2013 Heisman Trophy Will Not Go To Nation’s Best Player
South Carolina’s defensive end Jadeveon Clowney begins the 2013 campaign as one of the top Heisman Trophy candidates.
Clowney is widely revered as college football’s best player by many scouts and analysts. It has even been discussed by many analysts, as the 2013 NFL Draft looms near, that Clowney would have been the number one selection this year if he was eligible, but will definitely be the number one draft pick in 2014, if he forgoes his senior season.
Clowney had 13 sacks (tied for third in NCAA) as well as 23.5 tackles-for-loss (tied for second in NCAA). These numbers, when combined with his dominance at the line and his ability to wreak havoc in the backfield, make Clowney the best player in college football. However, the Heisman Trophy has never been awarded to a defense-only player, and this year will not be the end of that streak, as Clowney can finish no higher than second in the voting.
The over-used cliche is ‘defense wins championships’, yet the Heisman always eludes the defensive stars that bring their team to the cusp of a national title. Ndamukong Suh, in 2009, was highly regarded as not only the best and most-dominant defensive player that year, but also as the best player overall. Suh’s Nebraska Cornhuskers lost to the Texas Longhorns in the Big 12 championship game, and Suh consequently finished third in the Heisman voting.
Manti Te’o, this past season, showed the tenacity and skills of a true defensive captain as he navigated the Notre Dame Fighting Irish to an undefeated season. The Irish, behind Te’o, finished seventh in total defense en route to a loss in the National Championship game. Even though his team was undefeated, and he was easily recognizable as the team’s best player, Te’o only finished second in the Heisman voting. It appears that neither individual dominance nor team success can lead to a defensive player winning the coveted Heisman Trophy.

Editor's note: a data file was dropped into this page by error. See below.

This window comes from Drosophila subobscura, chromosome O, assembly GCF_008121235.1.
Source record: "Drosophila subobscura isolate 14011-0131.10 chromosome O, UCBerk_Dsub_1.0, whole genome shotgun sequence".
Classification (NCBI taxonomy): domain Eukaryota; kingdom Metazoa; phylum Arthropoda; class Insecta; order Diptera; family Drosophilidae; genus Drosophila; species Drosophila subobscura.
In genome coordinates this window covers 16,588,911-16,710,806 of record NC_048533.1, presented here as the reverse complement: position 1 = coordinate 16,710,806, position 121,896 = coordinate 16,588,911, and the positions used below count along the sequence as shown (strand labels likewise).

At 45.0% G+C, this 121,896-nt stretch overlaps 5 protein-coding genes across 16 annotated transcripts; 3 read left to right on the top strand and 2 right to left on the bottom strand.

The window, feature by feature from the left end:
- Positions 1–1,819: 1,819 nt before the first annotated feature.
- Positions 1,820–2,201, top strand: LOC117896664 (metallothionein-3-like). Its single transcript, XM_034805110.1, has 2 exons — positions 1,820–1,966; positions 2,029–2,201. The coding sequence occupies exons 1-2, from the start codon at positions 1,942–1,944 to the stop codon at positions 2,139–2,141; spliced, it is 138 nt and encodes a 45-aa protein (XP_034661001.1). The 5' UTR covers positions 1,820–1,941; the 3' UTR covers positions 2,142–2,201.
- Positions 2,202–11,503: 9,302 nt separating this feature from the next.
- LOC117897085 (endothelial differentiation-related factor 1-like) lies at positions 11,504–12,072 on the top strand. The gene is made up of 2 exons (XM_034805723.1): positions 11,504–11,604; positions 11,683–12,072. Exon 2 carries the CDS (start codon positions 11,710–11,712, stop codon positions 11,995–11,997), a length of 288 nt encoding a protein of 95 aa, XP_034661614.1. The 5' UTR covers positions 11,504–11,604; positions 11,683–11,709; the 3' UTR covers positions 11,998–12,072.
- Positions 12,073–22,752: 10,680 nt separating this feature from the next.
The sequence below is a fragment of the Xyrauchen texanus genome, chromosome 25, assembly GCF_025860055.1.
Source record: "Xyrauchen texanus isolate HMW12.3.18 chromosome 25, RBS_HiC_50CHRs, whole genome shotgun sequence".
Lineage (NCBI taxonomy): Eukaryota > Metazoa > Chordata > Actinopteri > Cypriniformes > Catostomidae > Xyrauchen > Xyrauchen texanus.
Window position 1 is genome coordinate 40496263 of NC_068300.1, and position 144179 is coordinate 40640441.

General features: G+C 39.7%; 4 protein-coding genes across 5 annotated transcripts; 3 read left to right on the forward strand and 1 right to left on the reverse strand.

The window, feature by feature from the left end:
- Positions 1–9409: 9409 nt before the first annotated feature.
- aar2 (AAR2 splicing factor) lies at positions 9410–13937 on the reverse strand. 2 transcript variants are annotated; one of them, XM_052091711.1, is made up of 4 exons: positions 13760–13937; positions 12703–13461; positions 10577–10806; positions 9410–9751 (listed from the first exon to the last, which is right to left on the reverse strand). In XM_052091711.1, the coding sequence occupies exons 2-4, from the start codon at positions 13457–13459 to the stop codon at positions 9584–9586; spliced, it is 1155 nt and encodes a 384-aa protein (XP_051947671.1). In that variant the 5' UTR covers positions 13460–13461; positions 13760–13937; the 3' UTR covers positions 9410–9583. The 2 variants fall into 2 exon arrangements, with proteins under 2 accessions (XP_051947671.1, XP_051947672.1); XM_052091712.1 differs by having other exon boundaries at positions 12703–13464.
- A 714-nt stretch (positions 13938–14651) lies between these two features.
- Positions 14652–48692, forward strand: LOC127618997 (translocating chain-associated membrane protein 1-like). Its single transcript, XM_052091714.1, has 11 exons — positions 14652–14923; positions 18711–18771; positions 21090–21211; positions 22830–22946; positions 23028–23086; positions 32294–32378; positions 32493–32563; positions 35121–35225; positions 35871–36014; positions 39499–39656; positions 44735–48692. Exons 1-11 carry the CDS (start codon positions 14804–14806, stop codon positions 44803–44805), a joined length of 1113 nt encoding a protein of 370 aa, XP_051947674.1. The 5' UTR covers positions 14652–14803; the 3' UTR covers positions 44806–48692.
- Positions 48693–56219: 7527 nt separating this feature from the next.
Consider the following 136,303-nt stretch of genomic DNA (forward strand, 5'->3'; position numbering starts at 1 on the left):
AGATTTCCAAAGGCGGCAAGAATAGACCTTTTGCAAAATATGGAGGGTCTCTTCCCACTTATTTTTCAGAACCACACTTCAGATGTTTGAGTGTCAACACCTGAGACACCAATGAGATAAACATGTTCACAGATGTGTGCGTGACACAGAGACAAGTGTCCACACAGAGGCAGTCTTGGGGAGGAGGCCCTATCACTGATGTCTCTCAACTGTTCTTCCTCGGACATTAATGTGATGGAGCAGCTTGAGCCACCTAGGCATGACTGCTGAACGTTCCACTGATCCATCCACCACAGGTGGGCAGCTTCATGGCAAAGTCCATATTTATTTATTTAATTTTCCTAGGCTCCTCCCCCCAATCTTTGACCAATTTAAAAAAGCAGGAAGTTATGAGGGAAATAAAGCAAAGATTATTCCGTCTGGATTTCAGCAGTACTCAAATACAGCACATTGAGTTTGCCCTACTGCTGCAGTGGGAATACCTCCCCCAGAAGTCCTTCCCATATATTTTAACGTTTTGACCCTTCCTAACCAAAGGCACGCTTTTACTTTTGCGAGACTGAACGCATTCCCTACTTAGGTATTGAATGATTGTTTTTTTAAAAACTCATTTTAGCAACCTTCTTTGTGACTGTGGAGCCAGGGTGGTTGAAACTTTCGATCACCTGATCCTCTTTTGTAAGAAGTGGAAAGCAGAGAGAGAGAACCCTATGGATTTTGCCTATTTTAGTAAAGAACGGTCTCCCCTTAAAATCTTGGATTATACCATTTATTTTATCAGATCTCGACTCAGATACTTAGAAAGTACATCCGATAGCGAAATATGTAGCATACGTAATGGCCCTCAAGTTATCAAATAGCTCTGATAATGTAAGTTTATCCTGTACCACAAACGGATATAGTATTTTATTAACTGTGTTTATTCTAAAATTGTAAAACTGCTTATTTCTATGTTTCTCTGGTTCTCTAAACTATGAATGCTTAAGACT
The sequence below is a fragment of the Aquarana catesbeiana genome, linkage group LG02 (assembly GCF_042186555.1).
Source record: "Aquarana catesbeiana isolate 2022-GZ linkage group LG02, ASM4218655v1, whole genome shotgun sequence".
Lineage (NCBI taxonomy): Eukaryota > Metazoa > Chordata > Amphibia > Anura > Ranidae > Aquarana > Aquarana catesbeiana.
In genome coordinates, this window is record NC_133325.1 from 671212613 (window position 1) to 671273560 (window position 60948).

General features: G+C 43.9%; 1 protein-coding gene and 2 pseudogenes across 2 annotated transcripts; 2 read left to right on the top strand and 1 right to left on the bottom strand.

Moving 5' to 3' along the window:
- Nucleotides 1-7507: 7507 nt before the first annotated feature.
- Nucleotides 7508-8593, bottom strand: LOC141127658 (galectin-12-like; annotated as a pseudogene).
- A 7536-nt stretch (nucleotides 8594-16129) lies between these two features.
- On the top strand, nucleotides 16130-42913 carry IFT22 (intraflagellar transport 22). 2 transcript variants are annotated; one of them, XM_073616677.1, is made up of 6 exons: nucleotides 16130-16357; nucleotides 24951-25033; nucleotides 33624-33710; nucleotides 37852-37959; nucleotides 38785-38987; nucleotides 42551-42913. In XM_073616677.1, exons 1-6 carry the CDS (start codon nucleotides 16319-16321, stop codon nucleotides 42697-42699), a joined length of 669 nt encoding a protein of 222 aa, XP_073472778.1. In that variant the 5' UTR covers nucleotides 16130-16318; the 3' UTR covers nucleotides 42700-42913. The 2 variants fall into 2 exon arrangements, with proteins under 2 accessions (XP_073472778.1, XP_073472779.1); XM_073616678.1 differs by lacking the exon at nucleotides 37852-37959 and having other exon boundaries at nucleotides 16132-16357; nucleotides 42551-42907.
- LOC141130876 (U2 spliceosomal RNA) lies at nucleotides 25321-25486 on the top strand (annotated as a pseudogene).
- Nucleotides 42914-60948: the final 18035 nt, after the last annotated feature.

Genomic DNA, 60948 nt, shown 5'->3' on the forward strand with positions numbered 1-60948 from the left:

Clowney, as evidenced by Te’o and Suh, will not win the award that is given to the nation’s most-outstanding college football player. The only way Clowney can finish higher than second is if he splits time on offense and puts up solid receiving numbers from the tight end position.
South Carolina, of course, will not use Clowney in the passing game, as he is needed to lead the defense with his furious pass rush. Clowney, therefore, regardless of preseason hype and consensus beliefs, can finish no higher than second when the Heisman is handed out at season’s end. The Gamecocks can go undefeated and win the National Championship while Clowney leads the league in sacks and tackles-for-loss, but the Heisman Trophy will go to best offensive player on a top 10 team.
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